(B) For purposes of paragraph (m) of this section, reference resident level means with respect to a hospital, the highest resident level for any of the three most recent cost reporting periods ending before March 23, 2010, for which a cost report has been either settled or submitted (subject to audit) to the Medicare contractor by March 23, 2010.
(iii) Resident level refers to the number of unweighted allopathic and osteopathic FTE residents who are training in a hospital in a particular cost reporting period.
(2) Determination of the FTE resident cap. Subject to the provisions of paragraphs (c)(3) through (c)(6) and (m) through (o) of this section and § 413.81, for purposes of determining direct GME payment—
(i) For cost reporting periods beginning on or after October 1, 1997, a hospital's resident level may not exceed the hospital's unweighted FTE count (or, effective for cost reporting periods beginning on or after April 1, 2000, 130 percent of the unweighted FTE count for a hospital located in a rural area) for these residents for the most recent cost reporting period ending on or before December 31, 1996.
(ii) If a hospital's number of FTE residents in a cost reporting period beginning on or after October 1, 1997, and before October 1, 2001, exceeds the limit described in this section, the hospital's total weighted FTE count (before application of the limit) will be reduced in the same proportion that the number of FTE residents for that cost reporting period exceeds the number of FTE residents for the most recent cost reporting period ending on or before December 31, 1996.
(iii) If the hospital's number of FTE residents in a cost reporting period beginning on or after October 1, 2001 exceeds the limit described in this section, the hospital's weighted FTE count (before application of the limit) for primary care and obstetrics and gynecology residents and nonprimary care residents, respectively, will be reduced in the same proportion that the number of FTE residents for that cost reporting period exceeds the number of FTE residents for the most recent cost reporting period ending on or before December 31, 1996.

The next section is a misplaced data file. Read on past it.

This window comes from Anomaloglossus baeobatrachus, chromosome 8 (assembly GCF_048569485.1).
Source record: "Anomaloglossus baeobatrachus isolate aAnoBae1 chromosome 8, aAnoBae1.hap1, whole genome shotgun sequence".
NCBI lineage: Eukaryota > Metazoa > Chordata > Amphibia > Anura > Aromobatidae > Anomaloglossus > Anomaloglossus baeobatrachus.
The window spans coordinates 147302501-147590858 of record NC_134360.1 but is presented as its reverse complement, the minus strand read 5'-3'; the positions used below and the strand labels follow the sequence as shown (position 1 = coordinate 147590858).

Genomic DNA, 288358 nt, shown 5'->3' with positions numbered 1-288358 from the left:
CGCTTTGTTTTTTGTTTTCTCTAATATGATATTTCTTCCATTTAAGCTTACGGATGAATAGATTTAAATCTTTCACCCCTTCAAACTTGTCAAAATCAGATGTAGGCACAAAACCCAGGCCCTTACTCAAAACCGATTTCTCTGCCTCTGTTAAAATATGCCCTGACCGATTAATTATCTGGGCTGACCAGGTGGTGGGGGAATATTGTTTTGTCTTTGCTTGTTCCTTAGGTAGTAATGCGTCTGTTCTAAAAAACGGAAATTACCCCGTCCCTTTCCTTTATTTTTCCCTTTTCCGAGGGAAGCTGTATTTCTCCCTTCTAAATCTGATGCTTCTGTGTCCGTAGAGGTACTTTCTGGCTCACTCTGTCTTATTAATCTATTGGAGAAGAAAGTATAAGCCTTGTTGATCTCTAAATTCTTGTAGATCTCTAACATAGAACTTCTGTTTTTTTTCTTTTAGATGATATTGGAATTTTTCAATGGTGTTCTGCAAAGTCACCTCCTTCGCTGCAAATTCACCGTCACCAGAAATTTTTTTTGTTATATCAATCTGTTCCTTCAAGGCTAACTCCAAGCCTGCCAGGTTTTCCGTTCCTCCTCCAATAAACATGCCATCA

(iv) Hospitals that are part of the same Medicare GME affiliated group or the same emergency Medicare GME affiliated group (as described under § 413.75(b)) may elect to apply the limit on an aggregate basis as described under paragraph (f) of this section.
(v) The fiscal intermediary may make appropriate modifications to apply the provisions of this paragraph (c) of this section based on the equivalent of a 12-month cost reporting period.
(3) Determination of the reduction to the FTE resident cap due to unused FTE resident slots under section 422 ofPublic Law 108-173. If a hospital's reference resident level is less than its otherwise applicable FTE resident cap as determined under paragraph (c)(2) of this section or paragraph (e) of this section in the reference cost reporting period (as described under paragraph (c)(3)(ii) of this section), for portions of cost reporting periods beginning on or after July 1, 2005, the hospital's otherwise applicable FTE resident cap is reduced by 75 percent of the difference between the otherwise applicable FTE resident cap and the reference resident level. Under this provision—